The field of User Experience (UX) Design is seeing an influx of new talent and diverse perspectives. A way for new design students to transition towards becoming practitioners is to educate themselves on standards and best practices in the field and start applying them.
Within UX Design Jakob Nielsen’s 10 Usability Heuristics are critically acclaimed rules of thumb for good user-interface design. They have been introduced back in 1994 but have seen little adaptations since then. Despite this, the 10 Usability Heuristics are seen as an expert’s measure of good Usability within the industry. I have internalized them through practice and see them as valuable tools. However, 30 years after their introduction, it is time for a critical review, to identify if there is still a match between the heuristic’s origin and the real world. Spoiler: There’s a gap.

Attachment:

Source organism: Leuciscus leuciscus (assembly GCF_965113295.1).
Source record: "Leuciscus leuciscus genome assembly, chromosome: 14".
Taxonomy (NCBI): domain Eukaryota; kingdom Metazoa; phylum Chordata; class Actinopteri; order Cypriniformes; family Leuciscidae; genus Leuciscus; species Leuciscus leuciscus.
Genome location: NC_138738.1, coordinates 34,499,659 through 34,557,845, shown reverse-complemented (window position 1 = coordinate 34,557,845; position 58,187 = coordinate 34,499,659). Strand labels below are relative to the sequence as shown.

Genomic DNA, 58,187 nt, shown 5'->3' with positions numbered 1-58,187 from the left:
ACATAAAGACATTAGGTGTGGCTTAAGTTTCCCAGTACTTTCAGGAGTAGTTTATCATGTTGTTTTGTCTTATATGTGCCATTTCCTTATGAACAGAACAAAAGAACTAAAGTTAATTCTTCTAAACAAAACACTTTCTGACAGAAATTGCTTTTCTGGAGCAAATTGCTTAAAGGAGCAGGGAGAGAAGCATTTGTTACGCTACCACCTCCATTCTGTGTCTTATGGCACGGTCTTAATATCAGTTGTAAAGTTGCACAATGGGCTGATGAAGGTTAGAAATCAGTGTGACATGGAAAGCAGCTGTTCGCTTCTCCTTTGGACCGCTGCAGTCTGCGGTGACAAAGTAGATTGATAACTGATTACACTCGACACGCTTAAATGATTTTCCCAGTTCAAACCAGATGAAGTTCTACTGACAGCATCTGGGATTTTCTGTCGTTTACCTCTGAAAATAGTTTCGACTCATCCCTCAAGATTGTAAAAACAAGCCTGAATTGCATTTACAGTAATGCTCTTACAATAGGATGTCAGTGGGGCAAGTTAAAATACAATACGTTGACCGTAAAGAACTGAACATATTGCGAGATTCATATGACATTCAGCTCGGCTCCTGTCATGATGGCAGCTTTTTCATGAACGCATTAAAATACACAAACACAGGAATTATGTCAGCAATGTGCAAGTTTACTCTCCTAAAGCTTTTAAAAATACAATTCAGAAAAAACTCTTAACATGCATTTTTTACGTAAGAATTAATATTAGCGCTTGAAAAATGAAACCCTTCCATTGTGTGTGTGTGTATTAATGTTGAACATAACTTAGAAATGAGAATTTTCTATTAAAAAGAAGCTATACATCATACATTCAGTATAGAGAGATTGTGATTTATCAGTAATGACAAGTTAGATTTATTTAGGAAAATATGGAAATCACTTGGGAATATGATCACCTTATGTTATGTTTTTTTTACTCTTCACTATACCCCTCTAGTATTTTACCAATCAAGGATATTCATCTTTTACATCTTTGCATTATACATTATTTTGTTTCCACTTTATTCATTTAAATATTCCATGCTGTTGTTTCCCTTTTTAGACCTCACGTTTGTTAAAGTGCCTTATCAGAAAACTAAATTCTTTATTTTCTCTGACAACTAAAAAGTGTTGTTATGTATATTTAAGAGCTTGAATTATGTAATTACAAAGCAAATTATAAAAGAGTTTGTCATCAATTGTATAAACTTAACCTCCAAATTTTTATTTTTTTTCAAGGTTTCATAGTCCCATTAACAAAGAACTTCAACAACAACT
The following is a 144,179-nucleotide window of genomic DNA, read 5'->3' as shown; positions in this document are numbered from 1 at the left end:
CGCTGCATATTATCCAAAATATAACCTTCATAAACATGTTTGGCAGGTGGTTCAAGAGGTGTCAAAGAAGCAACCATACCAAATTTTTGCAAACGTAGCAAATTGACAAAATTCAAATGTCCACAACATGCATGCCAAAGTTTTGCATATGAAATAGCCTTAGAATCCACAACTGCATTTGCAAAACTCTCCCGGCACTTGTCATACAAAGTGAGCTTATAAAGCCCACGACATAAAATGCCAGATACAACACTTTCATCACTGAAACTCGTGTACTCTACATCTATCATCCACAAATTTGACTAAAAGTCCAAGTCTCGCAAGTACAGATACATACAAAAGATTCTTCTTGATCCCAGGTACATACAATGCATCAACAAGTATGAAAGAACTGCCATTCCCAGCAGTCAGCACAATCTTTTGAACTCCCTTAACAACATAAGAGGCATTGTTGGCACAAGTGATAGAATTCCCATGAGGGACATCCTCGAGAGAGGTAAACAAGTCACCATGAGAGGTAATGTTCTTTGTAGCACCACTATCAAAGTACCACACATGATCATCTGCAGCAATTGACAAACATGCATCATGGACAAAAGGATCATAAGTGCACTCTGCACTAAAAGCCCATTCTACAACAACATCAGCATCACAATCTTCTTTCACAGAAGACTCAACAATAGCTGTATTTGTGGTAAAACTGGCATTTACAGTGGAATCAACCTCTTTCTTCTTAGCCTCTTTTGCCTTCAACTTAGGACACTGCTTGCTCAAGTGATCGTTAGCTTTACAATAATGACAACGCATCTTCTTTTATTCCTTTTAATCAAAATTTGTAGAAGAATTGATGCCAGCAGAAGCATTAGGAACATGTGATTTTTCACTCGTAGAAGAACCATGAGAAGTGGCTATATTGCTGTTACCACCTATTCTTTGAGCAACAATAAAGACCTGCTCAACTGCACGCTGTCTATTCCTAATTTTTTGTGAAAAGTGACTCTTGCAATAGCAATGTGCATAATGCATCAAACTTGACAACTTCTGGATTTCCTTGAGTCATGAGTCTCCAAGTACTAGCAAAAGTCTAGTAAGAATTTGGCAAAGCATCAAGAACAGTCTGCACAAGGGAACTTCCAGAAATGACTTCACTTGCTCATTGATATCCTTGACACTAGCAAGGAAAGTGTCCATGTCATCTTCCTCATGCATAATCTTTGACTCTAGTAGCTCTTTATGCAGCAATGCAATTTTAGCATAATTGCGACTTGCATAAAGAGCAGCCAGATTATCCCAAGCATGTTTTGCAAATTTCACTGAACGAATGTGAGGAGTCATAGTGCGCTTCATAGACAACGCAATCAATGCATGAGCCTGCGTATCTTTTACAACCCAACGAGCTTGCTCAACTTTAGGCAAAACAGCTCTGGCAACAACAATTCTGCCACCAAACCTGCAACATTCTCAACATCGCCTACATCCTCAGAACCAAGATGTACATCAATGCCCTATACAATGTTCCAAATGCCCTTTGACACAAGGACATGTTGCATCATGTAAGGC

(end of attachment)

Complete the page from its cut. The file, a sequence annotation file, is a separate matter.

In this article, I reason as to why the current number of 10 Usability Heuristics is not enough and present an additional heuristic called “Accessibility and Inclusivity” which complements the other heuristics to ensure that everyone can interact with good interface designs in a satisfactory manner. Finally, I share the reason why I think our work as UX Designers is not done yet.
Usability is the extent to which a product can be used by specified users to achieve specified goals with effectiveness, efficiency, and satisfaction in a specified context of use. (ISO 9241–210:2019)
The Origin — 10 Usability Heuristics